“The International Artists’ Strike in 1979 was a “protest against the ongoing repression of the art system and the alienation of artists from the results of their work.” Djordjevic mailed invitations to numerous artists around the world, asking if they would be willing to take part in the general strike. He received thirty-nine, mainly unsupportive responses from the likes of Sol Lewitt, Lucy Lippard, and Vito Acconci. Susan Hiller replied: “I have, in fact, been on strike all summer, but it has not changed anything and I am anxious to begin work again, which I shall do very soon.” 1

“Dear Goran, Thanks for your letter. Personally I am already on strike of producing any new form in my work since 1965 (i.e. 14 years). I don’t see what I could do more – Best Regards (Daniel) Buren.”2

When legendary conceptual artist Goran Djordjevic tried to rally artists to go on a general art strike in 1979, some of them responded that they were on strike already – i.e. did not produce work or new work. But it made no difference whatsoever. Clearly, at this time this seems to have confounded received ideas of what a strike was and how it worked. A strike was supposed to drain needed labour power from employers, who would then need to make concessions to workers demands. But in the art field things were different.


The Terror of Total Dasein, Economies of Presence in the Art Field, Hito Steyerl, DIS Magazine


Il Tempo del Postino


"Curated by Hans Ulrich Obrist and Philippe Parreno as a group show that would occupy time rather than space, “Il Tempo del Postino” (Postman Time) presents a sequential display of time-based art on the theatre stage."

Il Tempo del Postino, curated by Hans Ulrich Obrist and Philippe Parreno with works by Doug Aitken, Matthew Barney & Jonathan Bepler, Tacita Dean, Trisha Donnelly, Olafur Eliasson, Liam Gillick, Dominique Gonzalez-Foerster, Douglas Gordon, Carsten Höller, Pierre Huyghe, Koo Jeong-A, Philippe Parreno, Anri Sala, Tino Sehgal and Rirkrit Tiravanija & Arto Lindsay.
Manchester International Festival, Manchester (2007), ArtBasel, Basel (2009)

Website of Il Tempo del Postino
Review Frieze Issue 109 September 2007
e-flux announcement for the ArtBasel edition in 2009


Is the Living Body the Last Thing Left Alive? The new performance turn, its histories and its institutions, Para Site International Conference 2014


"Para Site is proud to present "Is the Living Body the Last Thing Left Alive? The new performance turn, its histories and its institutions." The 2014 edition of Para Site's International Conference is a major international forum discussing the renewed encounter between dance and performance and the institutions of global contemporary art, marking one of the most significant set of developments in the art field over the last decade.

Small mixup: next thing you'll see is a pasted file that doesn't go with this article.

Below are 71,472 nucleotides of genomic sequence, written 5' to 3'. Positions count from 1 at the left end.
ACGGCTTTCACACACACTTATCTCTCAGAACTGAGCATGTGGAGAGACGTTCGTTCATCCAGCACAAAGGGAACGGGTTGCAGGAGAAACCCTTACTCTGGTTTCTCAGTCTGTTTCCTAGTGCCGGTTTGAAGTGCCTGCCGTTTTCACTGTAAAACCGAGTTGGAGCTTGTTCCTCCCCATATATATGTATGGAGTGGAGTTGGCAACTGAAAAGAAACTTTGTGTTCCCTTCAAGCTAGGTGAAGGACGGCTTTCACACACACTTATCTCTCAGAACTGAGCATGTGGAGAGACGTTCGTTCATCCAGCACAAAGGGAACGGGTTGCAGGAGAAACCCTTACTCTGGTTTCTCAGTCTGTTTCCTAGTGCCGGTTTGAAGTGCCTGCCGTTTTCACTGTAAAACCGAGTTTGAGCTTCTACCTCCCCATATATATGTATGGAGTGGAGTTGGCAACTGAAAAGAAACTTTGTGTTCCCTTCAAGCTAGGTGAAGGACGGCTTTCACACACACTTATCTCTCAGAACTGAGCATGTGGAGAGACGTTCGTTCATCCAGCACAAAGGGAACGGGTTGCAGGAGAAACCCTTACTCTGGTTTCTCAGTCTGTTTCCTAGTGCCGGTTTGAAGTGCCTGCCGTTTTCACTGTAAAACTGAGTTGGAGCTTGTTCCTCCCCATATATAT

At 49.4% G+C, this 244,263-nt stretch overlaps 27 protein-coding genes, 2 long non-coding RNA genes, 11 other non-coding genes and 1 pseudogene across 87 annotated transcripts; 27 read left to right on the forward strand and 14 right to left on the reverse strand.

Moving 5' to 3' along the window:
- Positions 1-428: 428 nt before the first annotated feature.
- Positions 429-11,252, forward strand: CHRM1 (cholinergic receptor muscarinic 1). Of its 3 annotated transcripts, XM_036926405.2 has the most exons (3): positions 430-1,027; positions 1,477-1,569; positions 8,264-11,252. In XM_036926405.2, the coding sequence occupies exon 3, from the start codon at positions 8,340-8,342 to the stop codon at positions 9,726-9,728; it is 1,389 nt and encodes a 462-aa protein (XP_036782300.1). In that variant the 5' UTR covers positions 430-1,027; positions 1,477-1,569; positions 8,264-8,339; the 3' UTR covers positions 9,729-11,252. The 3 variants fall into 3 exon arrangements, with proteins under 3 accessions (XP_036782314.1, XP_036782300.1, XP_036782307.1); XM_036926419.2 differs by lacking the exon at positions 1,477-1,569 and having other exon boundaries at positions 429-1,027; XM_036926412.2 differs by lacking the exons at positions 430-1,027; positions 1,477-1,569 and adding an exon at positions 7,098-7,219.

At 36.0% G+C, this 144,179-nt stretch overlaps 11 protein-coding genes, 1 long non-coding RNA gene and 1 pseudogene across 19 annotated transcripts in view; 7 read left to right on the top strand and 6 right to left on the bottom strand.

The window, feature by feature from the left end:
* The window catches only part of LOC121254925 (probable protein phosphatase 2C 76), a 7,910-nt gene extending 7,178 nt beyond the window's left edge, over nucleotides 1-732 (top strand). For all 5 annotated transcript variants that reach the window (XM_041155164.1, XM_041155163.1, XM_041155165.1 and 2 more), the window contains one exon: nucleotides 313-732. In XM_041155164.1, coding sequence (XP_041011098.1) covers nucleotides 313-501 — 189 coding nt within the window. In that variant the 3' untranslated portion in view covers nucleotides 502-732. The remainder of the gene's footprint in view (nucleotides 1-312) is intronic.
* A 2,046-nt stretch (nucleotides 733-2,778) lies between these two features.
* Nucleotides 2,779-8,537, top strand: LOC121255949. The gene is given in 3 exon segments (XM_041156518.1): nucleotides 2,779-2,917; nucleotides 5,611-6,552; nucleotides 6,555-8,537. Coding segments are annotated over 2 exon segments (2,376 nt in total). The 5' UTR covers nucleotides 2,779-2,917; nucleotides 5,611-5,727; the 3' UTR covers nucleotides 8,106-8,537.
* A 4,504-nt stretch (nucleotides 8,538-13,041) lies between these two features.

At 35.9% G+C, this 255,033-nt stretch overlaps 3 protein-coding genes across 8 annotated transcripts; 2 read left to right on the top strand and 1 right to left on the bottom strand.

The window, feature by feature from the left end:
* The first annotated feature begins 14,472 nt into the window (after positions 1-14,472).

The past twenty years have seen contemporary dance emerging as a new field of discourse and thinking. While writing within and about these developments is still in its infancy, this scene has produced some of the most powerful works of our times, reflecting the major intellectual directions and the changes in the world over these decades. More recently, dance and performance have entered the institutional realm of contemporary art, with more artists working in and around these disciplines, and with more museums, art centers and biennials considering how to deepen their commitments to performance. While these are global phenomena, the resources needed to mobilize such processes (and the sheer budgets for many dance productions) mean that they are primarily visible in the centers of cultural power around the world. However, a loosely related history of performance art as a category of visual art has been written for a longer period of time, and it is composed of multiple, fragmentary and geographically dispersed stories, many of them marking older turning points in their respective contexts, be it around the 1950s in Japan, 1960s and 1970s throughout Latin America and Eastern Europe, 1980s in China, or the 1990s in parts of South East Asia and Eastern Europe. This conference attempts to look at these interconnected stories, and in the process to point out and to extend the boundaries of what is possible in the paradigm of art and performance today."

Is the Living Body the Last Thing Left Alive? The new performance turn, its histories and its institutions, Para Site International Conference 2014
The Hong Kong Jockey Club Hall, Asia Society Hong Kong Center, 9 Justice Drive, Admiralty, Hong Kong


La Piscine, Myriam Lefkowitz


Wishing to associate different artistic practices that broach related questions, she opened her reflection to others and came up with La Piscine. During six straight days, seven artists - Jean-Philippe Derail, Valentina Desideri, Ben Evans, Alkis Hadjiandreou, Julie Laporte, Myriam Lefkowitz et Géraldine Longueville Geffriaud - will intermingle with the Leclerc swimming pool of Pantin, offering the spectators the opportunity to co-construct an experience between one spectator and one performer.